London / D டுsseldorf. Upgrading the roof, a new kitchen or a shed – German artisans are highly valued in the UK when it comes to contract work. Because, unlike their British counterparts, they enjoy a better reputation. But the main site built by many German companies in Great Britain now threatens to secede. The reason – like many economic problems – is Brexit. “Providing on-site services is only possible with a visa, and visa regulations are highly regulated,” says Karl-Martin Fischer, foreign trade consulting German business and investment.
Simply start working across the English Channel, or deliver quickly across borders – this has been the situation for decades. Andreas Paulie, managing director of Vaughan Paulie in Welbert, says: “We are spoiled. But it’s over.
Visa for artisans: University degree or certificate of German master craftsman required
A visa would be appropriate for traders: to be contract service providers, i.e. to provide contract services. But, Fisher explains, this visa requires a university degree, i.e. at least a bachelor’s degree. “The fact that the certificate of the German master craftsman is equivalent to a bachelor’s degree only helps to a certain extent,” says the expert. “Because in case of doubt it will not be the master who provides the service, but if in doubt he will send someone and want to stay at home.”
But that’s not all: a “sponsorship license” from the British customer side requires a kind of financial guarantee. You have to apply to the British Home Office, which costs a lot of money, time and administrative effort. Finally, the construction industry has a UK national reservation, so London does not currently guarantee market access. Most German artisans in Great Britain work in the building trade.
According to them, a comparison to the Fischer Brexit agreement applies: “Imagine that you are 60 years old and about to retire. You have always eaten with a good appetite and then try again in your confirmation case, ”says the expert. “This is what you have to imagine the contract in terms of services. I will modify it and it will no longer work.” No statistics are available on the number of affected businesses. For example, there are exceptions for machine builders who agree to installation or maintenance in the sales contract. Are allowed to send.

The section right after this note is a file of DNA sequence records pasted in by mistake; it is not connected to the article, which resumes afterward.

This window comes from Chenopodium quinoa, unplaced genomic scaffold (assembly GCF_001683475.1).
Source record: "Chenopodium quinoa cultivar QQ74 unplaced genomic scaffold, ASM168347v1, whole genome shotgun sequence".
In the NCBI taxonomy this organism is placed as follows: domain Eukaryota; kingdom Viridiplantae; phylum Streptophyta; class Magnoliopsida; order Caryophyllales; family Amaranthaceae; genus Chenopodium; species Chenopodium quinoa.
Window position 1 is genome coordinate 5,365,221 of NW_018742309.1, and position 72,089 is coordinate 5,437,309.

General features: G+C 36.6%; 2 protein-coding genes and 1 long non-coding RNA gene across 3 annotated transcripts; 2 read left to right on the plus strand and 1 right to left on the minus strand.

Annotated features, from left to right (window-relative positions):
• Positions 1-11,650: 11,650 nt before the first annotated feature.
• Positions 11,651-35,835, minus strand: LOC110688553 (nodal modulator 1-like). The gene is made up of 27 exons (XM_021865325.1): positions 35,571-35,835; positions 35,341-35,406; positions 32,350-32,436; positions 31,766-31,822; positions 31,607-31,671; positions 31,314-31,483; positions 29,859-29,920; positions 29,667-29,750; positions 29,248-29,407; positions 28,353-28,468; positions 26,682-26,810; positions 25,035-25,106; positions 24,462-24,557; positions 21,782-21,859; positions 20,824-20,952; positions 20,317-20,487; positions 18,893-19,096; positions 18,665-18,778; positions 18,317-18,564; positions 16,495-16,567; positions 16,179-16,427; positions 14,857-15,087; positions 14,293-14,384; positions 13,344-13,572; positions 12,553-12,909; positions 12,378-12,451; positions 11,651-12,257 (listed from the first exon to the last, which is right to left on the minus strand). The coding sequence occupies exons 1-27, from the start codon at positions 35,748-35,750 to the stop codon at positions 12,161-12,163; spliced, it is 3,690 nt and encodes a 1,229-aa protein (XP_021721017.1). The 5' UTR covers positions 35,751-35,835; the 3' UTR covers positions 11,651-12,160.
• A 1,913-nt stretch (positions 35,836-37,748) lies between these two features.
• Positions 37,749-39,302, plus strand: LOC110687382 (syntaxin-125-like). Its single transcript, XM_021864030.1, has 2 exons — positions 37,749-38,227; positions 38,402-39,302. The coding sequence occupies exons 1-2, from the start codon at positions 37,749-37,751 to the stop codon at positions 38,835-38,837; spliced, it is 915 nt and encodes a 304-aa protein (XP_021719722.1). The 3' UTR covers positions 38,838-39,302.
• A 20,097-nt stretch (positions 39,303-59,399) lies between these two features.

Frustrated companies: “No legal guarantee”
British Prime Minister Boris Johnson and EU Commission President Ursula van der Leyen have strongly criticized the Brexit deal, which was agreed on Christmas Eve, just days before the UK leaves the EU customs union and the domestic market. Although nationwide fees are avoided, the change is enormous. “Very short-lived,” complains industrial plant supplier Paulie. Over the weeks, officials have been asked what documents are needed, he says. Responsible bodies: heavy load.
This is a severe blow to companies that have been operating in the UK for a long time. There is frustration, uncertainty is great. “There is no legal protection,” says Christian Cohen, Denisworst’s master carpenter. He continues to accept applications from the UK and, like his clients, hopes the rules will change again. But the chances are bad for now. According to the Home Office in London, immigration is not the answer to the shortage of skilled workers.
UK Home Office: Workers face uncertain future
“The government wants to ensure that employers focus on investing in the qualifications of our own employees and reducing our dependence on foreign workers,” the ministry said in a statement. Many workers face an uncertain future. “Instead of considering immigration as the primary solution, first aid should be sought for employers with vacancies.”
It is hoped that the government will pledge to introduce a new “Global Business Mobility” visa by May 2022. But until then, Brexit sanctions threaten to dry up business. The full extent will only be seen in a few months – when the fight against corona infection will allow a smooth journey again. Some artisans will notice that Great Britain is closed to them.